Yeah, after giving it some thought, clearly the change in the density of the emulsion is not per se evidence that the aforementioned approach is in any way a good idea if I want to get an image.
Holmburgers, thanks for the tip. I've just sent him an email asking for his input.
My current theory is that a dilute analogue of the original chemistry could be mixed, and the exposed film then loaded onto reels and souped in it, in a tank. I've done some hand-processing of Super-8, and still have the dingus that I built to wind the film onto.
An aside: When you hold the film stock up to a light and look through it, there's the most beautiful prismatic effect as the different layers separate the image into cyan, magenta, and yellow.
I received Bob's reply to my email today, and he said that the processing chemistry may be very similar to that used for the Polachrome 35mm instant slide film. Looking at the Land List website, it seems that Polachrome was descended from Polavision, one difference being that the negative layer was left on Polavision whereas it was removed from Polacrome. Apparently, the remnants of the negative layer were one of the reasons that gave Polavision its notorious murky quality. If by using a Polachrome-derived developing agent the footage is relieved of this attribute, it would actually end up being better for both the image and projection through a conventional Super-8 projector.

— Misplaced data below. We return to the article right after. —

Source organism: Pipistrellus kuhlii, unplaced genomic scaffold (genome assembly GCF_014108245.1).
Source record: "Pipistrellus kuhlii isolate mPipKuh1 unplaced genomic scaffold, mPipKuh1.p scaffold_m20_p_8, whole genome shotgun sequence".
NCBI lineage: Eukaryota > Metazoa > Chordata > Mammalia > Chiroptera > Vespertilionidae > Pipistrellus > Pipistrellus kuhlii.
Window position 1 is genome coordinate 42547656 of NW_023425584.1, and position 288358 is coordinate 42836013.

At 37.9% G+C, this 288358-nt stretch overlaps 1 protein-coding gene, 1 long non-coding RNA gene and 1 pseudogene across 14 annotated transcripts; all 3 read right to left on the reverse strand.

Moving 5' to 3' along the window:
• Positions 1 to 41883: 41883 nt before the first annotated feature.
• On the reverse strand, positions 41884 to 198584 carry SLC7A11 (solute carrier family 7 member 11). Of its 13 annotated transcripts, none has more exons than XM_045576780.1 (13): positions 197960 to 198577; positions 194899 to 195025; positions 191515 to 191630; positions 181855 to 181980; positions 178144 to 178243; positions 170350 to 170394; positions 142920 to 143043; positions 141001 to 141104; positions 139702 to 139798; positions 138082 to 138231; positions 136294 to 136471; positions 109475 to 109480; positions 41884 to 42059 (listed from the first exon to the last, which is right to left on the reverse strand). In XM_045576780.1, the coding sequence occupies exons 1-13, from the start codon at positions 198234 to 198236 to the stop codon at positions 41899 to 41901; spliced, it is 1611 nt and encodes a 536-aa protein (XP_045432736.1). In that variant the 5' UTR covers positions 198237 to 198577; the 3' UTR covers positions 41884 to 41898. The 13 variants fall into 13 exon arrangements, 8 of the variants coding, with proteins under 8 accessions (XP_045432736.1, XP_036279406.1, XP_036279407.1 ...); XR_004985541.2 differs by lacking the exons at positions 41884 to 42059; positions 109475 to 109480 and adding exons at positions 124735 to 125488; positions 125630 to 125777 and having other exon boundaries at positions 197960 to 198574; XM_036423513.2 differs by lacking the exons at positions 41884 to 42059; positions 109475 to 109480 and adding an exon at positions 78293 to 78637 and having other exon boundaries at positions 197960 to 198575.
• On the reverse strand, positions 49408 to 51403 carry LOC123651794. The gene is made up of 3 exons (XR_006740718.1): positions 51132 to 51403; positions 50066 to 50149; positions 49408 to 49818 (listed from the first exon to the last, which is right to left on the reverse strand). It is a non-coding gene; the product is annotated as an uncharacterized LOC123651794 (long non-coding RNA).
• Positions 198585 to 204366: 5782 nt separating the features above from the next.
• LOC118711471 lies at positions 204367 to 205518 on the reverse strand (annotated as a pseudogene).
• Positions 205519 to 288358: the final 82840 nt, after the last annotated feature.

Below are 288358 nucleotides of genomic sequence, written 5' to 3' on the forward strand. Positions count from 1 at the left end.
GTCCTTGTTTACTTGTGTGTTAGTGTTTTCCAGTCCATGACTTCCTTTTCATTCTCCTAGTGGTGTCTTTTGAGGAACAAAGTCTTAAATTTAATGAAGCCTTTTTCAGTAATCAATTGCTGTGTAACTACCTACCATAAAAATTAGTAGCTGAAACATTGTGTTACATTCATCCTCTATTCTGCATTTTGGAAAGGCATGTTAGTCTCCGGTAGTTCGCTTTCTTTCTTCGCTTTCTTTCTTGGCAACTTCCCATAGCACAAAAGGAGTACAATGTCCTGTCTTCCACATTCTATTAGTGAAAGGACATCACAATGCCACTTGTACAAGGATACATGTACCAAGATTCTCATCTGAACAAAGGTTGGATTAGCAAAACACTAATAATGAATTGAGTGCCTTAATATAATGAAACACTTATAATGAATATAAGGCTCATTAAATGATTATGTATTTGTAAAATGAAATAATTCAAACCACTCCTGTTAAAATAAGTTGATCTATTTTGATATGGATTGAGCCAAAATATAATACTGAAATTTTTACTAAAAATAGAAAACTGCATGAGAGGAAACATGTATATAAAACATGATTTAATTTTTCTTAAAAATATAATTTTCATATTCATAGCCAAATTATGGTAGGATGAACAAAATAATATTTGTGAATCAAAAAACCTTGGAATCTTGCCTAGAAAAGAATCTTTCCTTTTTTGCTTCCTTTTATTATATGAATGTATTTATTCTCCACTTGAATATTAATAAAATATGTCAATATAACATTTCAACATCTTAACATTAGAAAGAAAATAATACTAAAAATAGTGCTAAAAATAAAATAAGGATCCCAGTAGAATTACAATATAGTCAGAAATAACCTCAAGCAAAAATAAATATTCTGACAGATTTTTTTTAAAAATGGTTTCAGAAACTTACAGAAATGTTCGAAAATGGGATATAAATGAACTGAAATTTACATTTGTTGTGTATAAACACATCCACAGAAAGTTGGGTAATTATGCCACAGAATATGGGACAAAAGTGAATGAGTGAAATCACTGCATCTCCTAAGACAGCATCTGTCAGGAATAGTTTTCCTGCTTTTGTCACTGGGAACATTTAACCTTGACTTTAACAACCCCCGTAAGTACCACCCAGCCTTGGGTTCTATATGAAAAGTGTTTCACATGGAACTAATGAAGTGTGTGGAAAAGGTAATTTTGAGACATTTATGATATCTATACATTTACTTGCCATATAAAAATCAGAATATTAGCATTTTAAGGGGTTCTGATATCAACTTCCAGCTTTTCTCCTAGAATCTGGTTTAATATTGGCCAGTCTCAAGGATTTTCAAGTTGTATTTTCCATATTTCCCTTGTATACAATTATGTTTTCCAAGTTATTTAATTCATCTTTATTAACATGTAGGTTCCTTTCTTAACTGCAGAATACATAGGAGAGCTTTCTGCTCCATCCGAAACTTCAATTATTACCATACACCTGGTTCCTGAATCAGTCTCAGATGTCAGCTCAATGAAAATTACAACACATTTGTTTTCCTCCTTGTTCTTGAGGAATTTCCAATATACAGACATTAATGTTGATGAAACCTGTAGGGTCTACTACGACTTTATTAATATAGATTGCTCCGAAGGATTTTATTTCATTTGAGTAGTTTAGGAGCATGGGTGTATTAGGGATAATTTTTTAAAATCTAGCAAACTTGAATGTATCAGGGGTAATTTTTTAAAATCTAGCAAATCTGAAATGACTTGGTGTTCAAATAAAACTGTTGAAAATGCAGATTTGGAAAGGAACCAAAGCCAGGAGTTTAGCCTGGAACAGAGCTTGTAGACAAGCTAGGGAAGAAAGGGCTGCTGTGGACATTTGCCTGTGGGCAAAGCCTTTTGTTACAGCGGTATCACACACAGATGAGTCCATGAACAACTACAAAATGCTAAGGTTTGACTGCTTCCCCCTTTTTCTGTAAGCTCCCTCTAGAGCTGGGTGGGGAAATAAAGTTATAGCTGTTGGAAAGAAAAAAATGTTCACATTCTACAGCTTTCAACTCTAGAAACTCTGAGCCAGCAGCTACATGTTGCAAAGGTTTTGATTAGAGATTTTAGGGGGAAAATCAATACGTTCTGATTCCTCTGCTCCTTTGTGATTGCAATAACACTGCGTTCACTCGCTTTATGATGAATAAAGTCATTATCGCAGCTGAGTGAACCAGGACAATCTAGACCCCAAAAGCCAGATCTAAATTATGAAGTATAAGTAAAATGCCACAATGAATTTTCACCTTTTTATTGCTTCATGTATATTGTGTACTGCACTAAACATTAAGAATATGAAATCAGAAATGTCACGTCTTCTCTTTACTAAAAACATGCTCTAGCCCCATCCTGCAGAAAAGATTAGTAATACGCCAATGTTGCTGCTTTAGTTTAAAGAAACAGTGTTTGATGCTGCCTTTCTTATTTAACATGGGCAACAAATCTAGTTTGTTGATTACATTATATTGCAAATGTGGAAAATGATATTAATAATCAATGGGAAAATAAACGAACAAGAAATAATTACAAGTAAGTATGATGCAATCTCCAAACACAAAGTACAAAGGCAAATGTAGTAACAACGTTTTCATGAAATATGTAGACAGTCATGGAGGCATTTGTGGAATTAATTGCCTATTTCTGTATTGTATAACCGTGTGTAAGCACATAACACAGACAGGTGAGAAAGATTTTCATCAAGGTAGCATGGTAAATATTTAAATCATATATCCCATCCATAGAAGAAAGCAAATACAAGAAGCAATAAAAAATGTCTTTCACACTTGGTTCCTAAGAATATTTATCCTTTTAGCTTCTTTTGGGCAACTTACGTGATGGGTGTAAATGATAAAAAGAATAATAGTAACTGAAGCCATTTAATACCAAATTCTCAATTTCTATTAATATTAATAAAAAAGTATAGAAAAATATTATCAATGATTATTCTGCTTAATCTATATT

After about 5 minutes on the internet I located the MSDS sheet for Polachrome:
Sodium Hydroxide: 5-10%
Tetramethyl Reductic Acid: 7-13%
Sodium Sulfite Anhydrous: .50-1.50%
N-(N-Pentyl)-.Alpha.-Picolinium Bromide: 1-5%
So, if any forum members are well-versed in chemistry, and could advise a course of action re. mixing this (aside from, "Wear gloves!"), I'm prepared to venture down the dark path of obsession that leads to lost friends and hospitalization in order to get this to work...
Thanks in advance,